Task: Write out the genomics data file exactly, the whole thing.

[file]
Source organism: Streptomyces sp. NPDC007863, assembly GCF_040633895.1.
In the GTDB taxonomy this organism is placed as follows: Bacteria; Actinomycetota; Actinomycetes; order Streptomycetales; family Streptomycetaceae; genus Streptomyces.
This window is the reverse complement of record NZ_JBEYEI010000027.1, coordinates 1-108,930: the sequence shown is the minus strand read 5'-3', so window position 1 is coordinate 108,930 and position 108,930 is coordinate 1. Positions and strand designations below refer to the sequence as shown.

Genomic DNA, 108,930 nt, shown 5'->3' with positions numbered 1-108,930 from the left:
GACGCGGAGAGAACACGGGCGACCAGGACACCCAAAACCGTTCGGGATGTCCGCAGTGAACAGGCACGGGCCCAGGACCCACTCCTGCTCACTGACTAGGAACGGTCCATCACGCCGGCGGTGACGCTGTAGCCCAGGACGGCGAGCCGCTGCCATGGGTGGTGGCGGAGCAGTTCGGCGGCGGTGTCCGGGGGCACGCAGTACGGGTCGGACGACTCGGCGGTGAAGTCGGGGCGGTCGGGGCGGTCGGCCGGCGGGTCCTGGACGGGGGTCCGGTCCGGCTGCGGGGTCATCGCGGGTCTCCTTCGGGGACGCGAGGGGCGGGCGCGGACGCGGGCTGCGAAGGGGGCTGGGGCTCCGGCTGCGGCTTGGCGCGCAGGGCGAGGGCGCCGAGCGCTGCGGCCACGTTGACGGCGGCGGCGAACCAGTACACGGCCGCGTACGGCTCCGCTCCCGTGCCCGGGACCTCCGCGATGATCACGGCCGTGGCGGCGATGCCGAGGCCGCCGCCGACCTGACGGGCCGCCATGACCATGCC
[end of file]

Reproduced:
Source organism: Streptomyces sp. NPDC007863, assembly GCF_040633895.1.
In the GTDB taxonomy this organism is placed as follows: Bacteria; Actinomycetota; Actinomycetes; order Streptomycetales; family Streptomycetaceae; genus Streptomyces.
This window is the reverse complement of record NZ_JBEYEI010000027.1, coordinates 1-108,930: the sequence shown is the minus strand read 5'-3', so window position 1 is coordinate 108,930 and position 108,930 is coordinate 1. Positions and strand designations below refer to the sequence as shown.

Genomic DNA, 108,930 nt, shown 5'->3' with positions numbered 1-108,930 from the left:
GACGCGGAGAGAACACGGGCGACCAGGACACCCAAAACCGTTCGGGATGTCCGCAGTGAACAGGCACGGGCCCAGGACCCACTCCTGCTCACTGACTAGGAACGGTCCATCACGCCGGCGGTGACGCTGTAGCCCAGGACGGCGAGCCGCTGCCATGGGTGGTGGCGGAGCAGTTCGGCGGCGGTGTCCGGGGGCACGCAGTACGGGTCGGACGACTCGGCGGTGAAGTCGGGGCGGTCGGGGCGGTCGGCCGGCGGGTCCTGGACGGGGGTCCGGTCCGGCTGCGGGGTCATCGCGGGTCTCCTTCGGGGACGCGAGGGGCGGGCGCGGACGCGGGCTGCGAAGGGGGCTGGGGCTCCGGCTGCGGCTTGGCGCGCAGGGCGAGGGCGCCGAGCGCTGCGGCCACGTTGACGGCGGCGGCGAACCAGTACACGGCCGCGTACGGCTCCGCTCCCGTGCCCGGGACCTCCGCGATGATCACGGCCGTGGCGGCGATGCCGAGGCCGCCGCCGACCTGACGGGCCGCCATGACCATGCC